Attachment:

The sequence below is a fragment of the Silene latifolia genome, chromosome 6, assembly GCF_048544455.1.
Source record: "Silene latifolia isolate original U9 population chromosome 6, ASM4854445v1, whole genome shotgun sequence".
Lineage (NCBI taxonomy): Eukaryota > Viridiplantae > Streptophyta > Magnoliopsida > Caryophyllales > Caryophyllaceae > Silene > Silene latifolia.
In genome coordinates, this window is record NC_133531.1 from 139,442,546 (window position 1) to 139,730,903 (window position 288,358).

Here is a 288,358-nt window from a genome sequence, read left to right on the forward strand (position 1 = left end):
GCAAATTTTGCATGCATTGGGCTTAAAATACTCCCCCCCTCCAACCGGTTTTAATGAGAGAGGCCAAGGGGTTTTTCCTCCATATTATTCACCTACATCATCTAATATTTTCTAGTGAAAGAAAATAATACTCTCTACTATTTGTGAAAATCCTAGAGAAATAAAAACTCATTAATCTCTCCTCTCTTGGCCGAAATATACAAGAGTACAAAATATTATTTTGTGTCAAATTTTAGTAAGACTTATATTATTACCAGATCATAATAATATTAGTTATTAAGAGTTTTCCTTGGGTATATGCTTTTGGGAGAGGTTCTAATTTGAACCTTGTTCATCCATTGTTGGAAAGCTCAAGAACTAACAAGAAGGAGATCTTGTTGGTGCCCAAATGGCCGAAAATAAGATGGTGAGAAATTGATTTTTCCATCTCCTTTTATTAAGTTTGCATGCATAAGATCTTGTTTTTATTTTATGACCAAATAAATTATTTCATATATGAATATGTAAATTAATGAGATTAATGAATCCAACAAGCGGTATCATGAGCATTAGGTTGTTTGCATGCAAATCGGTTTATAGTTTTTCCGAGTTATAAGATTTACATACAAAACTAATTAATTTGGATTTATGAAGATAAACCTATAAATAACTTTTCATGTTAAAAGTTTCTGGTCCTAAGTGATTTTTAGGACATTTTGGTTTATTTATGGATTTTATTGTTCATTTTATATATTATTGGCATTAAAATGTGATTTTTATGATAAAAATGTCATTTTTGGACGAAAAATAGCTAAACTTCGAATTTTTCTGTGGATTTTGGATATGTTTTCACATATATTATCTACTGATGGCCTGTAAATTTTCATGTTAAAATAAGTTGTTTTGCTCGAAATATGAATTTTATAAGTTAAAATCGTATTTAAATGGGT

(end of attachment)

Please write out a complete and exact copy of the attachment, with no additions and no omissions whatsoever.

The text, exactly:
The sequence below is a fragment of the Silene latifolia genome, chromosome 6, assembly GCF_048544455.1.
Source record: "Silene latifolia isolate original U9 population chromosome 6, ASM4854445v1, whole genome shotgun sequence".
Lineage (NCBI taxonomy): Eukaryota > Viridiplantae > Streptophyta > Magnoliopsida > Caryophyllales > Caryophyllaceae > Silene > Silene latifolia.
In genome coordinates, this window is record NC_133531.1 from 139,442,546 (window position 1) to 139,730,903 (window position 288,358).

Here is a 288,358-nt window from a genome sequence, read left to right on the forward strand (position 1 = left end):
GCAAATTTTGCATGCATTGGGCTTAAAATACTCCCCCCCTCCAACCGGTTTTAATGAGAGAGGCCAAGGGGTTTTTCCTCCATATTATTCACCTACATCATCTAATATTTTCTAGTGAAAGAAAATAATACTCTCTACTATTTGTGAAAATCCTAGAGAAATAAAAACTCATTAATCTCTCCTCTCTTGGCCGAAATATACAAGAGTACAAAATATTATTTTGTGTCAAATTTTAGTAAGACTTATATTATTACCAGATCATAATAATATTAGTTATTAAGAGTTTTCCTTGGGTATATGCTTTTGGGAGAGGTTCTAATTTGAACCTTGTTCATCCATTGTTGGAAAGCTCAAGAACTAACAAGAAGGAGATCTTGTTGGTGCCCAAATGGCCGAAAATAAGATGGTGAGAAATTGATTTTTCCATCTCCTTTTATTAAGTTTGCATGCATAAGATCTTGTTTTTATTTTATGACCAAATAAATTATTTCATATATGAATATGTAAATTAATGAGATTAATGAATCCAACAAGCGGTATCATGAGCATTAGGTTGTTTGCATGCAAATCGGTTTATAGTTTTTCCGAGTTATAAGATTTACATACAAAACTAATTAATTTGGATTTATGAAGATAAACCTATAAATAACTTTTCATGTTAAAAGTTTCTGGTCCTAAGTGATTTTTAGGACATTTTGGTTTATTTATGGATTTTATTGTTCATTTTATATATTATTGGCATTAAAATGTGATTTTTATGATAAAAATGTCATTTTTGGACGAAAAATAGCTAAACTTCGAATTTTTCTGTGGATTTTGGATATGTTTTCACATATATTATCTACTGATGGCCTGTAAATTTTCATGTTAAAATAAGTTGTTTTGCTCGAAATATGAATTTTATAAGTTAAAATCGTATTTAAATGGGT